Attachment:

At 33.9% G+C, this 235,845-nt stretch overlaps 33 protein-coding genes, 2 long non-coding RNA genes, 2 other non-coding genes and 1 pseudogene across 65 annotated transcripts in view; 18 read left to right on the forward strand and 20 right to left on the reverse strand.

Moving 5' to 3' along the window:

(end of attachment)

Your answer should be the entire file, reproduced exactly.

At 33.9% G+C, this 235,845-nt stretch overlaps 33 protein-coding genes, 2 long non-coding RNA genes, 2 other non-coding genes and 1 pseudogene across 65 annotated transcripts in view; 18 read left to right on the forward strand and 20 right to left on the reverse strand.

Moving 5' to 3' along the window: